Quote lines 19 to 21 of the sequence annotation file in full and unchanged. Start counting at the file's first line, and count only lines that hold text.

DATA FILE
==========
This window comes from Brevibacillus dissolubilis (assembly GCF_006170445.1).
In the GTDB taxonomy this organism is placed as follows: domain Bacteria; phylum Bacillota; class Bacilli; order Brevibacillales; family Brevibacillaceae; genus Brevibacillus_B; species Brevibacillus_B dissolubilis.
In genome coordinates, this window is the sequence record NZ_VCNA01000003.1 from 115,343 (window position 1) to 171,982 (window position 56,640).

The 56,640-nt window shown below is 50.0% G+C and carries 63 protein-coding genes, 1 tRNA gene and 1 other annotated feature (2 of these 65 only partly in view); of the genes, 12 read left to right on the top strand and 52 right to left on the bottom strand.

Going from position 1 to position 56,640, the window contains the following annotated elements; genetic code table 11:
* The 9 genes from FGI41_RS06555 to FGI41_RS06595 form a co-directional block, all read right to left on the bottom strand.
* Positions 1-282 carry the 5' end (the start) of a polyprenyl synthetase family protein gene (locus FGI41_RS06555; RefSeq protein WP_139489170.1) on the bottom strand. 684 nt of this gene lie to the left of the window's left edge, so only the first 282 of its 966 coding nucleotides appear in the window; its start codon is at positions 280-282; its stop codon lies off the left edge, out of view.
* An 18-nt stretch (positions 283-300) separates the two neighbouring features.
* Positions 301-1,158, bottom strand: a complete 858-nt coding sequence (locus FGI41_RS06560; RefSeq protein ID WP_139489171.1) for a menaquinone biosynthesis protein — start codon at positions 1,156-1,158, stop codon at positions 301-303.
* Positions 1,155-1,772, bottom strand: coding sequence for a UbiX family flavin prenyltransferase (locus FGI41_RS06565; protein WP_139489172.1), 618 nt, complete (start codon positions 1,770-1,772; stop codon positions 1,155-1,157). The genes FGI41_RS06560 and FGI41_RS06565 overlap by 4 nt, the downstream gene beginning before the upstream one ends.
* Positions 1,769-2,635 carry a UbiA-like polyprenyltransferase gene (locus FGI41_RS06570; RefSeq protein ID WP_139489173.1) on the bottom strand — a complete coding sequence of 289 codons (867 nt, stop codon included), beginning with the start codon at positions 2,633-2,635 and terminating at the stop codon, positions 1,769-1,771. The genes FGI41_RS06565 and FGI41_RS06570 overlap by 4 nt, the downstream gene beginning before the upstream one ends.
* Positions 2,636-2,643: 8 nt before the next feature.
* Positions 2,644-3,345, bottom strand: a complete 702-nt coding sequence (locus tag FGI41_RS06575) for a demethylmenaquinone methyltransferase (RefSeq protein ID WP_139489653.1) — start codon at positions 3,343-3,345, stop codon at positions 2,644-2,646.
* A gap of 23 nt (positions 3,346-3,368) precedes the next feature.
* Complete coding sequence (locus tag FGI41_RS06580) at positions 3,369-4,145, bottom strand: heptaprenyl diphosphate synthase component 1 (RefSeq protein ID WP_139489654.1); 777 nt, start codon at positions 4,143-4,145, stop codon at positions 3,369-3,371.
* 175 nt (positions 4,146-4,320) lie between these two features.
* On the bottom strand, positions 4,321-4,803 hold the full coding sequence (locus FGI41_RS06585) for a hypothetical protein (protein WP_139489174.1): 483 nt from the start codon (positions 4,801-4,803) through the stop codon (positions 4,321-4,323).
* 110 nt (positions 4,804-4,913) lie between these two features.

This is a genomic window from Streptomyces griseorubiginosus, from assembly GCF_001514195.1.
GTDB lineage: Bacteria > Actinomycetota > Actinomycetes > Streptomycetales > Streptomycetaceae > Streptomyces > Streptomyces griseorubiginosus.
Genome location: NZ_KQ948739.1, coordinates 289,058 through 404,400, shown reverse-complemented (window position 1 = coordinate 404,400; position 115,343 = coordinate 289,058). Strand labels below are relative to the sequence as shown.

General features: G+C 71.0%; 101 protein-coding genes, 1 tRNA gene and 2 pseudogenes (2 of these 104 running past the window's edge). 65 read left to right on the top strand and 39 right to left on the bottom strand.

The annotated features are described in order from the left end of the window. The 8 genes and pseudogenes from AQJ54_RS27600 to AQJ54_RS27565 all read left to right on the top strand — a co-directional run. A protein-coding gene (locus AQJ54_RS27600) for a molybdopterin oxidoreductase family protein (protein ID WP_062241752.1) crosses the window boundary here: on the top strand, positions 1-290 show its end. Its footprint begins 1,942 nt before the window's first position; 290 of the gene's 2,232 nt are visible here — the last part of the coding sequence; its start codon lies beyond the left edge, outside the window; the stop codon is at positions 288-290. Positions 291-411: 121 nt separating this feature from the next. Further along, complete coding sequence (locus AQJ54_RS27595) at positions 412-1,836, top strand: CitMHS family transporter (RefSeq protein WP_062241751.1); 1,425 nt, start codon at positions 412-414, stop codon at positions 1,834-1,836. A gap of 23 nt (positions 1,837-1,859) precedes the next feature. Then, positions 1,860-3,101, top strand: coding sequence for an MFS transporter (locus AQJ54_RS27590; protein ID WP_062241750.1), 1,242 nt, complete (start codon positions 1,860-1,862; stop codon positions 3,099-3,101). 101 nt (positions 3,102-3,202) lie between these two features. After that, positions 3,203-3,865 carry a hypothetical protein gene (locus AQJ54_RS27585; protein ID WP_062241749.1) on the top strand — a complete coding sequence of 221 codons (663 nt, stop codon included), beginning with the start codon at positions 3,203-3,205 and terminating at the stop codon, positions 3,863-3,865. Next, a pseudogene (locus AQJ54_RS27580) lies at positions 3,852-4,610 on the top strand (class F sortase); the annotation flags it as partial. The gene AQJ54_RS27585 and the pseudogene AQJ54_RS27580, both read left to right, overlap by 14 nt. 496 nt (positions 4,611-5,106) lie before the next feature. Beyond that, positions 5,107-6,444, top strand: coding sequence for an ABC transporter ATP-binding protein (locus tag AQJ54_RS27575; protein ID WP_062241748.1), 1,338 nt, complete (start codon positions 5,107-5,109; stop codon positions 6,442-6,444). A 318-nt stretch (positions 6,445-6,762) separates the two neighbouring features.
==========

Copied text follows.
This is a genomic window from Streptomyces griseorubiginosus, from assembly GCF_001514195.1.
GTDB lineage: Bacteria > Actinomycetota > Actinomycetes > Streptomycetales > Streptomycetaceae > Streptomyces > Streptomyces griseorubiginosus.
Genome location: NZ_KQ948739.1, coordinates 289,058 through 404,400, shown reverse-complemented (window position 1 = coordinate 404,400; position 115,343 = coordinate 289,058). Strand labels below are relative to the sequence as shown.